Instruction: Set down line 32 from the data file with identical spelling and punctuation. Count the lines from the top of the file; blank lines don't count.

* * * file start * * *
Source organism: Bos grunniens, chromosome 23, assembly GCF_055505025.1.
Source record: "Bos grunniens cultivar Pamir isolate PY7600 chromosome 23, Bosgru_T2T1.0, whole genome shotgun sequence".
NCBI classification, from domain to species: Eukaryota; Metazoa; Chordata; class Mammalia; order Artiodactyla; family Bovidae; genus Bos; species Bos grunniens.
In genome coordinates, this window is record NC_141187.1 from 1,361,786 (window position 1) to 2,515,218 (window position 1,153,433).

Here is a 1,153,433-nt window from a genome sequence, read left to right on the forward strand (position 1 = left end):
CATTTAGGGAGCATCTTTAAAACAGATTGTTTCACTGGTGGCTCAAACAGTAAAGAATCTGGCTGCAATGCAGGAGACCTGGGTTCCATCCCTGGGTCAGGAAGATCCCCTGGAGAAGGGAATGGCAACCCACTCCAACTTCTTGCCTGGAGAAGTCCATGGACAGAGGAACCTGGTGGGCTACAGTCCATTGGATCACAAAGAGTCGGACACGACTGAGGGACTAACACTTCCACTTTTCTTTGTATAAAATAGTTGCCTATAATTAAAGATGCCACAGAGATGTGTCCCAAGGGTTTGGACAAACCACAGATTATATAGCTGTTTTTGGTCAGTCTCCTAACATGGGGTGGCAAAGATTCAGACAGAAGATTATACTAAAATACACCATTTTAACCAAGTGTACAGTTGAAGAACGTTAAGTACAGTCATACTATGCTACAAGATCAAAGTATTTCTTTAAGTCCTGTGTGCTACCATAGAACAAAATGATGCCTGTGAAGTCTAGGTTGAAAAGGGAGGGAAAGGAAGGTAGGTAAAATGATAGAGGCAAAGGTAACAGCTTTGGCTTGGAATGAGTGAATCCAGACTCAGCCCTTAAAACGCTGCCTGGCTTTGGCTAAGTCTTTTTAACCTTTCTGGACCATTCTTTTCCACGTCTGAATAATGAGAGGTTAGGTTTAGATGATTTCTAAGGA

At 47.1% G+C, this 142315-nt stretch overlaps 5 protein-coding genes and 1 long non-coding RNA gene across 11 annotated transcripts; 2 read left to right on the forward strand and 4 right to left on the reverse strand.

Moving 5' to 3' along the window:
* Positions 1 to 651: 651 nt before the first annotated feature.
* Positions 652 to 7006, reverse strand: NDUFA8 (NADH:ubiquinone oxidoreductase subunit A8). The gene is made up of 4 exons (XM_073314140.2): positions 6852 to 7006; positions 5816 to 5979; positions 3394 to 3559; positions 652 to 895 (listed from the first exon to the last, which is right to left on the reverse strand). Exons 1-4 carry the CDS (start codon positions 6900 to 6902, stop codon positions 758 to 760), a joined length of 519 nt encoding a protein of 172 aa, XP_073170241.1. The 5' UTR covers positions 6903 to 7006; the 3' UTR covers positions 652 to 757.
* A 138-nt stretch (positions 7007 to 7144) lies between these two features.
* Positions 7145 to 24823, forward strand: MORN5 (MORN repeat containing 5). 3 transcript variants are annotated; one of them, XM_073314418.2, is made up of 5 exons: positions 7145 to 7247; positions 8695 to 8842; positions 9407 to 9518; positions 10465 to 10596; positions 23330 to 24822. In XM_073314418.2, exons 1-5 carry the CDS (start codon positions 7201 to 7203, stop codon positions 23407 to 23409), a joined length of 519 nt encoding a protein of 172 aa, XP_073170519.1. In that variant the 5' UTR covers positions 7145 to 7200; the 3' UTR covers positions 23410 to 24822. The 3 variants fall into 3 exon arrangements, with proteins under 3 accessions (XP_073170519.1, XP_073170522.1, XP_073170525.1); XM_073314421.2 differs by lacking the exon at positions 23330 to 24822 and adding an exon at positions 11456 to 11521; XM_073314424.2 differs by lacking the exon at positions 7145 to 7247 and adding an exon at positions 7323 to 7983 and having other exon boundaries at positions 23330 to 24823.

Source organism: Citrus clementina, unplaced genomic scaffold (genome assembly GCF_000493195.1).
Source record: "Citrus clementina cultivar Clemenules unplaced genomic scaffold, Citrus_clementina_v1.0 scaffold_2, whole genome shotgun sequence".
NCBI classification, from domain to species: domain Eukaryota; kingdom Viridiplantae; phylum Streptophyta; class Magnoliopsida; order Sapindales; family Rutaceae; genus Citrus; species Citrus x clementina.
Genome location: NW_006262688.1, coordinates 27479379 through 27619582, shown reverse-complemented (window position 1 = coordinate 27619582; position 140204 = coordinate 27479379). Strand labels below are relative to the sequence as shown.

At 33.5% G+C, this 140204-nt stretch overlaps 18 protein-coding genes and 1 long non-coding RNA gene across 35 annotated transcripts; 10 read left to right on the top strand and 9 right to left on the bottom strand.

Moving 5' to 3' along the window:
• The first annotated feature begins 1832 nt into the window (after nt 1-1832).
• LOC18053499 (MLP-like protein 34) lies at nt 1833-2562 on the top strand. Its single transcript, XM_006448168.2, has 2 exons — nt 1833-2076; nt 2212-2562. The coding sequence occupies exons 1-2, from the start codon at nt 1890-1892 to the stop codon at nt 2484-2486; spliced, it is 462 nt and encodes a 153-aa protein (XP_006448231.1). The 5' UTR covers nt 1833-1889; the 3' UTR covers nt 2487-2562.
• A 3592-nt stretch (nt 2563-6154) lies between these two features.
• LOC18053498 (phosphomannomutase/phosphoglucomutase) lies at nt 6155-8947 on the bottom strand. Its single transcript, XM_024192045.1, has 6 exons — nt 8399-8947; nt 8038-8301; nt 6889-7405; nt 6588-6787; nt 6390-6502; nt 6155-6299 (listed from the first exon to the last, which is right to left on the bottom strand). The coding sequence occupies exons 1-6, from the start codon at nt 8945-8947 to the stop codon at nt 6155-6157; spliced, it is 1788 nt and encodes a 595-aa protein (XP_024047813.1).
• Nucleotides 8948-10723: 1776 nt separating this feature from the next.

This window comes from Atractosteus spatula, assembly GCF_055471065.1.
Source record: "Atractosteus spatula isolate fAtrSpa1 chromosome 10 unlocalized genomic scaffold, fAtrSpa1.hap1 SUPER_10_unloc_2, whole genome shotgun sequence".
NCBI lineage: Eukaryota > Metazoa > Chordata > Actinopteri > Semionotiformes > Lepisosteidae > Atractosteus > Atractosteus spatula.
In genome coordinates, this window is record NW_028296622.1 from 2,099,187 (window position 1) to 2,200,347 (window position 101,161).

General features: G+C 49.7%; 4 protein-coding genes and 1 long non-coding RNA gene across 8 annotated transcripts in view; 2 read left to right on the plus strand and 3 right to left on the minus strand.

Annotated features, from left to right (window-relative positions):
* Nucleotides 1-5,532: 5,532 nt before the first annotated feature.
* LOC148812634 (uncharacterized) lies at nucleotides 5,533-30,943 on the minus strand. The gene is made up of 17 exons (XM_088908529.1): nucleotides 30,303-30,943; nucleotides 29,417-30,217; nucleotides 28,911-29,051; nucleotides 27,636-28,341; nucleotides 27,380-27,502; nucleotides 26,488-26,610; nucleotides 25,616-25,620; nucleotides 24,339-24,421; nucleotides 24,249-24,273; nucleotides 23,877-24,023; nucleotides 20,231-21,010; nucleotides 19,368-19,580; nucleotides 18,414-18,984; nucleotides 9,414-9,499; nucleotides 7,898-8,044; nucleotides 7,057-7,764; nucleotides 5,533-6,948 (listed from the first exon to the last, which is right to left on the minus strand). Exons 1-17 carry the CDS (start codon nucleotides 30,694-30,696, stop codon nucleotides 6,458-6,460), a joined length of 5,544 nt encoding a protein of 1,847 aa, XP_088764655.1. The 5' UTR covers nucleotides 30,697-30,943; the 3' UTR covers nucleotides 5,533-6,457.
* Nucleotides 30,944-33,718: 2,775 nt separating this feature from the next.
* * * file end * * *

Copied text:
* Nucleotides 30,944-33,718: 2,775 nt separating this feature from the next.